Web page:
Did you crate train?
Yes. I’ve crate trained all my dogs and strongly believe in it. I find it helps IMMENSELY with potty training and separation anxiety when you have to leave the house.
Olive sleeps in her crate most nights (sometimes we let her sleep with us but she’s a beg hog and usually ends up in her crate in the middle of the night).
Setting boundaries with toddlers? Teaching the toddler to be gentle?
We’re still learning. Miles definitely knows the difference between gentle pets and not. However, when his toddler emotions get the better of him, he has been too rough before. We set boundaries like we would with anything else, just decide what’s OK and what’s not and stick to it.
We don’t let Miles near Olive when she’s eating. I purposely go near Olive while she’s eating and even take the food away and replace it, to avoid her getting food possessive. But, I also want Miles to learn he shouldn’t go up to a dog while they eat as a general rule of thumb.
We’ve also worked to give Olive her own spaces. She has the crate, her bed, and when she gets overly stimulated (or annoyed) by Miles, we give her a break by putting her in another room or Michael takes her into his office for a while. It’s about setting boundaries with Miles but also giving Olive her space, too.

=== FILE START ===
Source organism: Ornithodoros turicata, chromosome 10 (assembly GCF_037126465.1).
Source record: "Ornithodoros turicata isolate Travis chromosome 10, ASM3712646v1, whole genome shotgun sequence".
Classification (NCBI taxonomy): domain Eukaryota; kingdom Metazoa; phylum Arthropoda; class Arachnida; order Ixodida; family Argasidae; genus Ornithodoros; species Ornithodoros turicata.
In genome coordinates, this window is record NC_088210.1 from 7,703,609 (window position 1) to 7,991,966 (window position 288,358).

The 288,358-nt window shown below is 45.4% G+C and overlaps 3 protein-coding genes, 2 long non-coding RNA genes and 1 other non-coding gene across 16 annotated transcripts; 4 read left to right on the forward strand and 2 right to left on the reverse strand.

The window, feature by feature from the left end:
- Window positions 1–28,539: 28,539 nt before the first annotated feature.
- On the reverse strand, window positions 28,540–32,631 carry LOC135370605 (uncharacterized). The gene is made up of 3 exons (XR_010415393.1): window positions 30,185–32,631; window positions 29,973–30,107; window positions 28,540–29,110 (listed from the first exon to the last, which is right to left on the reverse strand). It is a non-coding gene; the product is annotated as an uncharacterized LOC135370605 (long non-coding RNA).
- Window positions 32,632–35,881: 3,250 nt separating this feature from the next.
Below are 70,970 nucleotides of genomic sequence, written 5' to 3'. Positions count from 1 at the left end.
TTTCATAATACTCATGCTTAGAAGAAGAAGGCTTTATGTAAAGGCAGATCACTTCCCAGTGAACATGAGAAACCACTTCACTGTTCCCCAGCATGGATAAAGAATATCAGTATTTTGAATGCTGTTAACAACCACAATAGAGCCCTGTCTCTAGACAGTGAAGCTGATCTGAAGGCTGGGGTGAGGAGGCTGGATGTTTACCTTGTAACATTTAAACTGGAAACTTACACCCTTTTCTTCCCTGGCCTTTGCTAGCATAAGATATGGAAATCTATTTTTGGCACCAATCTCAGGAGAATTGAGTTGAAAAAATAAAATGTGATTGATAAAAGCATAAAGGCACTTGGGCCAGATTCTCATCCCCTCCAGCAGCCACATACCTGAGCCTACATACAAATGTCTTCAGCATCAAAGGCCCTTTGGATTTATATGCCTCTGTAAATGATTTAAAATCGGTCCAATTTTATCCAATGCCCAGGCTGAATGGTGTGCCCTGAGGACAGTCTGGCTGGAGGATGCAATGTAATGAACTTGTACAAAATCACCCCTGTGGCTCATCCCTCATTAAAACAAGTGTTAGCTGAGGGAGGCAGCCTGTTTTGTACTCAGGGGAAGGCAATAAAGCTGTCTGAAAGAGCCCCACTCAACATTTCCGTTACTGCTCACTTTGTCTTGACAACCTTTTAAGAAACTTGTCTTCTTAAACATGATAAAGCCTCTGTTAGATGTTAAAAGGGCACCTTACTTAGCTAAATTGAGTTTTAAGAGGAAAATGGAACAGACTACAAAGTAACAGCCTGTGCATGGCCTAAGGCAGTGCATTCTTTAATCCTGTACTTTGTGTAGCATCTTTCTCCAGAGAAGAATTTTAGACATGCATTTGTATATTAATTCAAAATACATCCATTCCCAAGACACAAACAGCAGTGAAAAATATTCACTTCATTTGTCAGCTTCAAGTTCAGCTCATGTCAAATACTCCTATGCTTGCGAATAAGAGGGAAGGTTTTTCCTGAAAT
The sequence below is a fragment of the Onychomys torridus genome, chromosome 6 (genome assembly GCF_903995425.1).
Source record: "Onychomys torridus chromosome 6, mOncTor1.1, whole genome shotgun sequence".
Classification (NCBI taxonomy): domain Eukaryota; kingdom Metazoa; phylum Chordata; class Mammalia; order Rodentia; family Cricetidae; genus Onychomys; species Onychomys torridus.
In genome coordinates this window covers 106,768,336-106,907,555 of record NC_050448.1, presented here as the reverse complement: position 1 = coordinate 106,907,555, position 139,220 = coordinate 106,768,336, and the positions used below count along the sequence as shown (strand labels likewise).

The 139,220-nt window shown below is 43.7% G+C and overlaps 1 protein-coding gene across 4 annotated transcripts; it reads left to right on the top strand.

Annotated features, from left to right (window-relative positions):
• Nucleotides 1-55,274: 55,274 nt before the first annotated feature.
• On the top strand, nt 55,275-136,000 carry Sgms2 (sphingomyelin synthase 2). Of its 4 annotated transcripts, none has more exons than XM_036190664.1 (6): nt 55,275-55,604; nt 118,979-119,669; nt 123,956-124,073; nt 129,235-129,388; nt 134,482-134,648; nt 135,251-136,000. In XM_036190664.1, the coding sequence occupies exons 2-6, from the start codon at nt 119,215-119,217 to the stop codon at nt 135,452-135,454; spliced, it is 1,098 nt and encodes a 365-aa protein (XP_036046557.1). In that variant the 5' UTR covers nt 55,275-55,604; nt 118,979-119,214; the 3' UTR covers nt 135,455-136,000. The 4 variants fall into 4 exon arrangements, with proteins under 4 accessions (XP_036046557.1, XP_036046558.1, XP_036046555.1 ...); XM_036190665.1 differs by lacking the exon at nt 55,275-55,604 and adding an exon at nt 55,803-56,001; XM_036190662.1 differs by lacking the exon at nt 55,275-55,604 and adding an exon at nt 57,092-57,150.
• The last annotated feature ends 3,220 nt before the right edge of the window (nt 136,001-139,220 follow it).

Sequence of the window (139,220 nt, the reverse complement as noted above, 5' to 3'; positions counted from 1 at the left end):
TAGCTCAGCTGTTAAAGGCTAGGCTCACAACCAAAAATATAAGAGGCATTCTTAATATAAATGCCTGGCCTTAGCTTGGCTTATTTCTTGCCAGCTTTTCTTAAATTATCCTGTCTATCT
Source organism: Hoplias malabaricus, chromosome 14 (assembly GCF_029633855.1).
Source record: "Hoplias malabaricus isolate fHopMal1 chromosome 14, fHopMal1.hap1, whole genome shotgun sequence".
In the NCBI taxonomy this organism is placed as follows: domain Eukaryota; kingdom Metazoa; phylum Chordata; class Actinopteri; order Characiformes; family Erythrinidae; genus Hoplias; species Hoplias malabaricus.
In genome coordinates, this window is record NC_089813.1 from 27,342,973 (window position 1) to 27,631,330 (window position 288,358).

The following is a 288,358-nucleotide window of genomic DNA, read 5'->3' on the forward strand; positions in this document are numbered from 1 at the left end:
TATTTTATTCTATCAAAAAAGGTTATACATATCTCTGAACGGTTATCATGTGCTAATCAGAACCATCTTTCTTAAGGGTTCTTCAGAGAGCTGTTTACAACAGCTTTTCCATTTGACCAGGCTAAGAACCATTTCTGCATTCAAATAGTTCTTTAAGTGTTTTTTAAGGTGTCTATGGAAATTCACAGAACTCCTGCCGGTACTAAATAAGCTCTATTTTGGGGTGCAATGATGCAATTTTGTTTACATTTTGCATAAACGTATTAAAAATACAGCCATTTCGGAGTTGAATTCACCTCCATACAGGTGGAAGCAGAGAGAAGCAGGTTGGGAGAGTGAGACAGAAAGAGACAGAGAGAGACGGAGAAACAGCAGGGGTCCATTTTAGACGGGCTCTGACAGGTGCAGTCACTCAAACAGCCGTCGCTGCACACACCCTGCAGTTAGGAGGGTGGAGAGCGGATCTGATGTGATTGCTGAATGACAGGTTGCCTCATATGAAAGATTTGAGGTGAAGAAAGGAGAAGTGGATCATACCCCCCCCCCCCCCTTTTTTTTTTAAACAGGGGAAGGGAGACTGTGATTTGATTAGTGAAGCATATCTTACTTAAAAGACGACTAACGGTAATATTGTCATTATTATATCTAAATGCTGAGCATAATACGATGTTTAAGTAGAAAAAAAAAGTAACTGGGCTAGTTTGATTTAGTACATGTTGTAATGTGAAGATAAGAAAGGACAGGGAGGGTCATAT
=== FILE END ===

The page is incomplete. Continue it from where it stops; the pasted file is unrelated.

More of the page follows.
Tips for walking with the stroller?
Pretty much all of Olive’s leash training has happened with a stroller so she really didn’t know anything else. The first few weeks required LOTS of treats. When she stopped or slowed I’d encourage her and bribe her to keep going with treats. She was slower to catch on to this than to potty training believe it or not. But, she finally got it!
As far as general leash training that’s next on our list. Now that Olive is older she is starting to pull and jump when she sees other dogs, so we have to tackle that next.
How did you teach her to be so good with Miles?!
Again, this is part of why we got a puppy. It really does help them to know most of their life with a toddler around. We also did research on breeds best for smaller children.
But, we also still know she’s a dog. As sweet as she is, we really don’t let Olive and Miles be totally alone. At the end of the day, dogs are still dogs. And, as talked about above, we’re working to teach Miles the proper boundaries.